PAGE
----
Named after the long narrow historic ships, galley kitchens are becoming more popular in homes. This is especially true in smaller homes, like condos, where designers use galley kitchens to economize on space without compromising kitchen functionality.
There are some guidelines for effectively designing and appointing a galley kitchen. Here are a few of those guidelines with a little inspiration thrown in.
Because of the galley kitchen’s long and narrow design, avoiding congestion is crucial. When designing and/or remodeling, the designer and contractor need to ensure there is adequate space between the opposing walls. At least 4-5 feet is ideal. There should also be counter space on both sides. This ensures homeowners have maximum room to do all food preparation.
If your galley kitchen is open at both ends, it will be a traffic corridor, which can thus make things congested. If it’s possible to close off one end, that may help.
You and your contractor will need to get creative with cabinets and shelving. Clever storage ideas are a must for a galley kitchen and should be designed in advance. Then decide how you want things to look: closed cabinets, open shelving, or a combination. Closed cabinets look sleek and clean, but open shelves create a sense of space.
The Work Triangle Principle
Draw an imaginary line from the center of the sink to the center of the cook top, then another from the cook top to the center of the refrigerator, then one more back to where you started. You have just outlined the kitchen work triangle. Designers of all kitchens – not just galley kitchens – may use this principle for placing the key work stations within easy reach of the cook, but without cramming them too close together. An equilateral triangle, or close to it, can be just right. It’s vital for efficiency and traffic flow. In a galley kitchen, an ideal design involves having the sink and stove on one side and the fridge opposite. When space is at a premium, the main traffic patterns should not pass through the triangle, if possible.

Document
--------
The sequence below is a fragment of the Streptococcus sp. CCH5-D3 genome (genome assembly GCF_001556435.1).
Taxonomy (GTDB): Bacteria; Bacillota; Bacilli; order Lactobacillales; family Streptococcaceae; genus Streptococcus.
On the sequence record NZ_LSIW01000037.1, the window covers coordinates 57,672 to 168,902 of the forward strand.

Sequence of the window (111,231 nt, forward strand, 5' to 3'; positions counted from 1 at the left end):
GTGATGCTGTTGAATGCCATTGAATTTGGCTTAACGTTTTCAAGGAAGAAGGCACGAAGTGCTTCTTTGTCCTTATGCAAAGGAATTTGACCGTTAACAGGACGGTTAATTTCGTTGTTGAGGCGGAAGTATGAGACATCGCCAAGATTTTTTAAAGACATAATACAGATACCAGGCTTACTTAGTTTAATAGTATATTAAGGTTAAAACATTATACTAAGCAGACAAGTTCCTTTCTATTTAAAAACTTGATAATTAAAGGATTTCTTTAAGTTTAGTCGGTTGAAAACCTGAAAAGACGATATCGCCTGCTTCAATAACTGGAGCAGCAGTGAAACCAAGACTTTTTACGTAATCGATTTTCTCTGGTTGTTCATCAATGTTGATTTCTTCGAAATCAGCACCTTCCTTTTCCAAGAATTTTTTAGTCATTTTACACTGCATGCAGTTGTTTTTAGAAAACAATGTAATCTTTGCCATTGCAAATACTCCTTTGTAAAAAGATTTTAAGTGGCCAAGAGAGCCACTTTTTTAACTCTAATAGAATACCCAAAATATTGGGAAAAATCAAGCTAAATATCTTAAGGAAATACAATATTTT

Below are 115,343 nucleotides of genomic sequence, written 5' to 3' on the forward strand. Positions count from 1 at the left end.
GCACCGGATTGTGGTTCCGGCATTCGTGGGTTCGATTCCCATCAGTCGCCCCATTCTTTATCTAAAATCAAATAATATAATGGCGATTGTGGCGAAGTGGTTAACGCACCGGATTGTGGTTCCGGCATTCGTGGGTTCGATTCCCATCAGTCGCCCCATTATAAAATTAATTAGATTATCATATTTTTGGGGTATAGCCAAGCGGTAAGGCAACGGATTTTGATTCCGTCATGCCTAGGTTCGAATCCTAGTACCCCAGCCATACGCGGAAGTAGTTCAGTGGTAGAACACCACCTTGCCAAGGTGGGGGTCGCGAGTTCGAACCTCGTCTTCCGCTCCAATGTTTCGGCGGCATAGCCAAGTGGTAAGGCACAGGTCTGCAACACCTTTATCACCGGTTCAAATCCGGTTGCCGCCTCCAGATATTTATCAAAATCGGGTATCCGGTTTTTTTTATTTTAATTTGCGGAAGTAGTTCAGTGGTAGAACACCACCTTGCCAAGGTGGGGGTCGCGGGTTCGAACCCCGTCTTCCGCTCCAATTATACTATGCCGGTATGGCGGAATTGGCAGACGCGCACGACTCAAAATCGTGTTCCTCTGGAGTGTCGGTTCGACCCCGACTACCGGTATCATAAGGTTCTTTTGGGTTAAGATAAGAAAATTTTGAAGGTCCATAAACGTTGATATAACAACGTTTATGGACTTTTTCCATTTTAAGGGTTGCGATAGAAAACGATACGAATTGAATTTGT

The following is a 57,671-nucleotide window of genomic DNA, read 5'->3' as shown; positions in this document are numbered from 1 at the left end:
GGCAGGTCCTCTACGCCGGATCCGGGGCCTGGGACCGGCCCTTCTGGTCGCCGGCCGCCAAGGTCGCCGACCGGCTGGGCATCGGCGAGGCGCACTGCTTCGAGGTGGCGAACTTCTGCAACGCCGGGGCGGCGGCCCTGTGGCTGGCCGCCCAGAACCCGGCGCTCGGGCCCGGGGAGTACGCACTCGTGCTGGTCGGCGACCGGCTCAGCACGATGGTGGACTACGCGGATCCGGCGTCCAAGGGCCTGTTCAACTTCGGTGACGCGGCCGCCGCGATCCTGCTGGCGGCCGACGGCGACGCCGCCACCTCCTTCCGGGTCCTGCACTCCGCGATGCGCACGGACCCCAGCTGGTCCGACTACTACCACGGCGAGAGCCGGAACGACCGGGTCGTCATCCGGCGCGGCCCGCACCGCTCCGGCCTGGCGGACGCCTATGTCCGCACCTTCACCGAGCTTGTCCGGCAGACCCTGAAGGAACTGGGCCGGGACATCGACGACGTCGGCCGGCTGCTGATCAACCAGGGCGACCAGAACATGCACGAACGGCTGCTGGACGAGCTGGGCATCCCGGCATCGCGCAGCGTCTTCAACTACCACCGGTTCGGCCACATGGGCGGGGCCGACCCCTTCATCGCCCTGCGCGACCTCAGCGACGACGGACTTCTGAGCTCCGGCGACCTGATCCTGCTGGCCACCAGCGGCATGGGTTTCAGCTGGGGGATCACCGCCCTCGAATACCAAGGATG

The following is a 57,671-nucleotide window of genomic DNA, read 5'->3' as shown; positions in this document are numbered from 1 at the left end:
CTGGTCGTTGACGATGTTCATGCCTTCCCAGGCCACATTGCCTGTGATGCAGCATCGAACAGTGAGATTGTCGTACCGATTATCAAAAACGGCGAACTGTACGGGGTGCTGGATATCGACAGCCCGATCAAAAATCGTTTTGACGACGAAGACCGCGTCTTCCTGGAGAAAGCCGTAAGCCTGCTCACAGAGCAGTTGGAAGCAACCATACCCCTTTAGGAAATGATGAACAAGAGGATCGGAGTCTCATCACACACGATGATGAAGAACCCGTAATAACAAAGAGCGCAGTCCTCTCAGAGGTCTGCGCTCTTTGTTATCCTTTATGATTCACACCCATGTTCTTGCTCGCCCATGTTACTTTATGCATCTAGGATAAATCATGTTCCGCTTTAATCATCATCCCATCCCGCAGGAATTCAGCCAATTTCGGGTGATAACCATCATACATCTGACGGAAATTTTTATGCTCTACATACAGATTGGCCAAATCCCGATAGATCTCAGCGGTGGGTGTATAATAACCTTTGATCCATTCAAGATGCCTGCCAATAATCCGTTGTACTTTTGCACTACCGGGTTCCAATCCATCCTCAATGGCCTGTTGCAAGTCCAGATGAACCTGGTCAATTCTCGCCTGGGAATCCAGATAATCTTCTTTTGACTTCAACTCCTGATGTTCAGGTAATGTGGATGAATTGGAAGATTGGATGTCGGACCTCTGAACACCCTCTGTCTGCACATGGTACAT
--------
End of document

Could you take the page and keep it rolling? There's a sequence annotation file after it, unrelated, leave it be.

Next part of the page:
Color and Light
Dark colors are simply not helpful for a galley kitchen. Light-colored cabinetry and décor will reflect light and thus help it seem more spacious. Natural light will also make things feel more comfortable, open and airy. A window or wall opening above the sink is ideal. If not, how about a skylight?
If natural light is impossible, talk to your contractor about placing lights to illuminate the work areas, the cabinet surfaces and the floor. Task lighting under the cabinets, pointing down onto the countertops, is a must.
Smaller homes, apartments and condos are becoming the norm. And the galley kitchen is very much a central part of them. Work with your design and construction team to create a smart galley kitchen that can serve you well for years to come.
Greg Nelson is the owner of Nelson Construction & Renovations Inc. He is a Florida State Certified Building Contractor, creating artistry in all areas of design and construction projects. He is a musician, and artist. A husband and father, Greg appreciates all the wonderful elements of family life.
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